Second Sunday of Christmas, Year B
January 4, 2009
Grace, mercy and peace be to you from the Word made flesh, Jesus Christ our Lord. Amen.
No purpling. No purpling.
That was one of our most important rules at the synod youth events I helped coordinate
for many years back in Pennsylvania.
This rule’s funny terminology comes from a simple graphic:
a boy figure colored blue, a girl figure colored red . . .
and when the two come together, a single figure in purple.
At this youth event we highly discourage, how do I say this, “romantic activity”
that would thus cause the blue and red to mix and create purple.
That means no hand-holding, no kissing, no boys visiting in girls rooms,
no girls visiting in boys rooms . . . you get the idea.
Nearly 300 youth locked up in a hotel for a weekend called for such rules.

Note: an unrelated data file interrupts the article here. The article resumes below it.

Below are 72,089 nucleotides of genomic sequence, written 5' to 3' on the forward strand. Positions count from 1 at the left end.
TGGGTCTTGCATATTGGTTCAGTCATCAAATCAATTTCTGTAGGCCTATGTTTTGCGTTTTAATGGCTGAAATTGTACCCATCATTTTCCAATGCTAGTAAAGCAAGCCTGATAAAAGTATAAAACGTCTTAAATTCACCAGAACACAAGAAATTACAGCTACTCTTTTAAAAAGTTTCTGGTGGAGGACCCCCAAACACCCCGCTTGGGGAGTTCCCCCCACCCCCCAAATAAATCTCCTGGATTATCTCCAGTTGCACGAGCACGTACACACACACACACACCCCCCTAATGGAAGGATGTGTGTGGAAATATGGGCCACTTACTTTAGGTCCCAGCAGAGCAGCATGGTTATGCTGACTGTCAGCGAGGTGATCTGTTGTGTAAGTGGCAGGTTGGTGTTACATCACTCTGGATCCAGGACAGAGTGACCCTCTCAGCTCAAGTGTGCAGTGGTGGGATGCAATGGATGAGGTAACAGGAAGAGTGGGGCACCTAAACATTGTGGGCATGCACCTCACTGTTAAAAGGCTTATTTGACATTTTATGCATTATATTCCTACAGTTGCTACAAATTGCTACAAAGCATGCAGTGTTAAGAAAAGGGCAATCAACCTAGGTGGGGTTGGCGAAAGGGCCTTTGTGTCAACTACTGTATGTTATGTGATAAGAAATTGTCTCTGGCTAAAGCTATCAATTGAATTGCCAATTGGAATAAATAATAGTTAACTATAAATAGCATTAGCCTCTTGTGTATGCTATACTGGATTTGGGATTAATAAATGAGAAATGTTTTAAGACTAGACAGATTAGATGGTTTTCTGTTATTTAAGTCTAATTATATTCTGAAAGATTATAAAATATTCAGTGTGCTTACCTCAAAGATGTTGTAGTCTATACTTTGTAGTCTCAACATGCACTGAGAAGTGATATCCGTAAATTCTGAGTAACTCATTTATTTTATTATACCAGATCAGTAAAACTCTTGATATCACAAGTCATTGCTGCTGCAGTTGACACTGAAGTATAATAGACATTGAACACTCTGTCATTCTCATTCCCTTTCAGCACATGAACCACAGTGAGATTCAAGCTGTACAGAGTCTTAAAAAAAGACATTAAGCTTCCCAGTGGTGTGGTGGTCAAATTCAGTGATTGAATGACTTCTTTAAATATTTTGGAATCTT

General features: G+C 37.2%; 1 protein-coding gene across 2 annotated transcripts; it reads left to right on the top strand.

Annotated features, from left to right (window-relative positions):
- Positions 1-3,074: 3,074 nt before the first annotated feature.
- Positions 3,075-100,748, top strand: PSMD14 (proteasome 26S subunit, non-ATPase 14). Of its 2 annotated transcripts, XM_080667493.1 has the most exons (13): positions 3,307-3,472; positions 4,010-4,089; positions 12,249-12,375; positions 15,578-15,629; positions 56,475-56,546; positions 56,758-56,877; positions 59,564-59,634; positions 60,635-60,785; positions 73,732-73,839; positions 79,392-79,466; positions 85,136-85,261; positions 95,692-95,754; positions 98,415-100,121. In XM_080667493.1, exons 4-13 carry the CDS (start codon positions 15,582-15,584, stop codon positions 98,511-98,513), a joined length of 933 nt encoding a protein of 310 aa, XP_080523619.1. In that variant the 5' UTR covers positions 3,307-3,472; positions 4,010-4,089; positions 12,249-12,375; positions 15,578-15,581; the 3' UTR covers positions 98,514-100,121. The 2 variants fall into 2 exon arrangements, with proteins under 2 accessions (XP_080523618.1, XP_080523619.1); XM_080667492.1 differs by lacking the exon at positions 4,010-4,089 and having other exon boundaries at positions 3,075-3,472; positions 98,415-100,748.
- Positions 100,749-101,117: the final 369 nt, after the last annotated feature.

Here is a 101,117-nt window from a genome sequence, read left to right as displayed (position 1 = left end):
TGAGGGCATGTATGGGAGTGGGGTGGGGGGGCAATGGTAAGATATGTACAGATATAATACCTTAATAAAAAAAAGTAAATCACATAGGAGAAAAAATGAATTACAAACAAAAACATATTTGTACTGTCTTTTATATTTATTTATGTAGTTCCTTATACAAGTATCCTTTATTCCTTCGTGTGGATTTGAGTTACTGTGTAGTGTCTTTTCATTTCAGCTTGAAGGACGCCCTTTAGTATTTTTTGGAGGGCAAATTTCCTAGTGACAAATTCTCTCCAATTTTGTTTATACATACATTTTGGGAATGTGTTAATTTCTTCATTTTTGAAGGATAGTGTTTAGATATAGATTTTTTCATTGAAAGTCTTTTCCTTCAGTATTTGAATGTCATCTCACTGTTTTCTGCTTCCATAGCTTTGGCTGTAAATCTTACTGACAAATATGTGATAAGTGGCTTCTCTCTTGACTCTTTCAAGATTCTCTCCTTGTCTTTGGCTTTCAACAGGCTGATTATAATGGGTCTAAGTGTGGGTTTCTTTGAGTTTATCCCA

No purpling. Let’s keep the red and the blue separate.
Red and blue.
Since the protracted 2000 presidential election and vote count
we have used the colors red and blue to denote political affiliations and vote tallies,
red for the Republicans, blue for the Democrats.
Our political maps are increasingly drawn with only two crayons
(even though my daughter’s box of Crayola includes 64 distinct colors),
and the lines that separate red from blue seem to be drawn thicker and thicker every year.
Indeed, it is dangerous for this native Pennsylvanian
to venture into some brief political commentary,
not only because I’m standing in a pulpit,
but because I’m standing here in front of so many people who know politics
much better than I.
But I’ve heard more than one retiring member of congress lament that bipartisanship is dead,
that the center aisle in the congressional chambers,
which used to be a place to meet on common ground,
has become a great dividing wall that few dare to climb,